The Cadillac CT5’s standard engine is a 2.0-liter turbocharged four-cylinder that spins out 237 horsepower and 258 pound-feet of torque. A 10-speed automatic transmission and rear-wheel drive are standard on every CT5, but all-wheel drive is optional. Cadillac claims a 6.6-second 0-60 with this base engine. It delivers 23 mpg city, 33 highway and 27 combined with RWD. All-wheel drive knocks that down to 22/30/25.
The CT5 Premium Luxury offers an optional 3.0-liter twin-turbo engine that makes 335 horsepower and 405 pound-feet of torque. It returns 19/27/22 with RWD, while all-wheel drive knocks 1 mpg from the each score.
In the CT5-V, the same engine produces 360 hp and 405 lb-ft. The more powerful version separates itself from the lesser model at around 4,500 rpm, and carries those extra ponies as it approaches its redline just past 6,000 rpm. With a time of 4.6 seconds, the CT5-V is 0.3 seconds quicker to 60 mph than the Premium Luxury. It gets 18/27/21 with RWD or 18/26/21 with AWD.
Then there’s Blackwing – the range-topper. The Blackwing throws out the CT5’s powertrain formula entirely, boasting a 6.2-liter supercharged V8 with 668 horsepower and more than 659 lb-ft of torque. This can be paired to either a six-speed manual (yep!) or the 10-speed automatic. GM says it will do 0-60 in 3.5 seconds on the way to a top speed of more than 200 mph. Fuel economy checks in at 13/21/15 with the manual and 13/22/16 with the automatic.
The base CT5 with its standard turbocharged four-cylinder engine ought to prove adequate for buyers who care more about maximizing fuel efficiency than launching away from stoplights. The turbocharged V6 is much more enthusiastic. Though it feels a little flat right off idle, it comes on strong after a split second of hesitation. The 10-speed automatic transmission is quite good and most drivers will find little reason to use the steering wheel-mounted paddles.
The best thing about the CT5, though, is its excellent chassis. Like the CTS that preceded it (and the smaller old ATS and current CT4, not to mention the current Chevy Camaro), the CT5 rides atop an evolution of GM’s Alpha architecture. Sturdy bones are crucial for a sporting sedan, and the CT5’s stiff structure doesn’t disappoint. Standard multi-valve dampers in all non-V CT5 trims provide a comfortable ride while keeping body roll in check during hard cornering. Cadillac’s much more advanced Magnetic Ride 4.0 suspension is excellent and comes standard on the CT5-V.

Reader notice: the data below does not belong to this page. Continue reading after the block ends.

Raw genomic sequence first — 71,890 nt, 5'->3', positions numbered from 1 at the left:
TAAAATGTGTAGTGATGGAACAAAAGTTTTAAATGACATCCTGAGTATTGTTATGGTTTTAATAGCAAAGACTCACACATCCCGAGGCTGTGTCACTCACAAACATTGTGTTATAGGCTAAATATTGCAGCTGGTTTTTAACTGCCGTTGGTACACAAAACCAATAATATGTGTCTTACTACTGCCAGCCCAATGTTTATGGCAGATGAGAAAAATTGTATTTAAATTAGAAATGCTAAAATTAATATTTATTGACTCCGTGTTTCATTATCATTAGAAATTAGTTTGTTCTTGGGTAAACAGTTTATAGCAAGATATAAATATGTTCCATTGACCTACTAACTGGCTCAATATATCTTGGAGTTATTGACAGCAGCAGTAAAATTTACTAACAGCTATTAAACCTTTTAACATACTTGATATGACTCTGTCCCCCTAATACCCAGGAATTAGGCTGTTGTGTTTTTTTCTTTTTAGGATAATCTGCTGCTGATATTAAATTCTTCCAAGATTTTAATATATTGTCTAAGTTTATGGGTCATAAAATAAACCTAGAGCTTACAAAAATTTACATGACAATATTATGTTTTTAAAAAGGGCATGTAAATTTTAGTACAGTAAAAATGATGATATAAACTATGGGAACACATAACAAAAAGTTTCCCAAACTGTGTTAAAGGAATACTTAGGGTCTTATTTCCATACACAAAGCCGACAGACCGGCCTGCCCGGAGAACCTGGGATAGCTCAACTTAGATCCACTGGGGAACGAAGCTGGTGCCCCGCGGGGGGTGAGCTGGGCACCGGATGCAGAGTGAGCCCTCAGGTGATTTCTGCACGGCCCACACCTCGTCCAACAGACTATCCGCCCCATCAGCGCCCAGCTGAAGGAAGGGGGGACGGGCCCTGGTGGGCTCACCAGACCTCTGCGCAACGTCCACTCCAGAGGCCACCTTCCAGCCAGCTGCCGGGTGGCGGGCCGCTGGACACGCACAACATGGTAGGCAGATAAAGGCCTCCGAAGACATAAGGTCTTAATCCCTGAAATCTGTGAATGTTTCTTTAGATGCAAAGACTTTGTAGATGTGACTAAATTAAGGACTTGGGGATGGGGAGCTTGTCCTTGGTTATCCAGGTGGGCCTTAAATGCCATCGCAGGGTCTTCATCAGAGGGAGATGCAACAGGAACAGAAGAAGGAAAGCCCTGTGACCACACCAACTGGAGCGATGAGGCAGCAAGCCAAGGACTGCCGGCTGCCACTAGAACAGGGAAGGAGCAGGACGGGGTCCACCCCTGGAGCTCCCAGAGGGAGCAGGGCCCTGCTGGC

Driver Mode Control offers Tour, Sport, and Track options (in addition to Snow/Ice and a customizable My Mode). The CT5-V gets an additional V-Mode to further customize the car. The brakes, which adjust along with the steering and transmission across the various driving modes, feel firm and reassuring, with strong stopping power.
The Blackwing utilizes a special calibration of the Magnetic Ride 4.0 suspension tuned for performance and handling over comfort, but is still an excellent cruiser when not set to its more aggressive, track-focused suspension modes. The boisterous V8 fades into the background at highway speeds, leaving behind a comfortable luxury sedan that soaks up imperfections without numbing the experience. For a in-depth view of what it's like to drive, check our specific CT5-V Blackwing review.
What other CT5 reviews can I read?
Cadillac's final supercharged V8 sport sedan ticks all the boxes.
This lowercase "v" series is probably not the CT5-V you've been expecting.
This is definitely not your granddad's Cadillac. It has just 11.4 cubic feet of trunk space. That's small.
Cadillac has not yet released full pricing for the 2022 model year CT5 apart from the Blackwing model, which starts at $84,990. We do not expect significant price increases for the lower trims for 2022.
For 2021, the base rear-wheel-drive CT5 with its standard 2.0-liter turbocharged four-cylinder engine started at $37,990 with its mandatory $995 destination charge factored in. Adding all-wheel drive incurred an additional $2,600. You can dig a little deeper with this breakdown of features, pricing and specs of each model here on Autoblog.
Here's a quick rundown of all the available trim levels:
- CT5 Luxury
- CT5 Premium Luxury
- CT5 Sport
- CT5-V Blackwing: $84,990
Forward collision warning with automatic emergency braking and pedestrian detection come standard, but blind-spot warning and lane-keeping assist only come with higher grade models. A Driver Assist package bundles all of the available safety equipment Cadillac offers, but it’s not available on the base Luxury trim level.
The Cadillac CT5 gets a five-star safety rating from the National Highway Traffic and Safety Administration. The Insurance Institute for Highway Safety has not yet tested the CT5.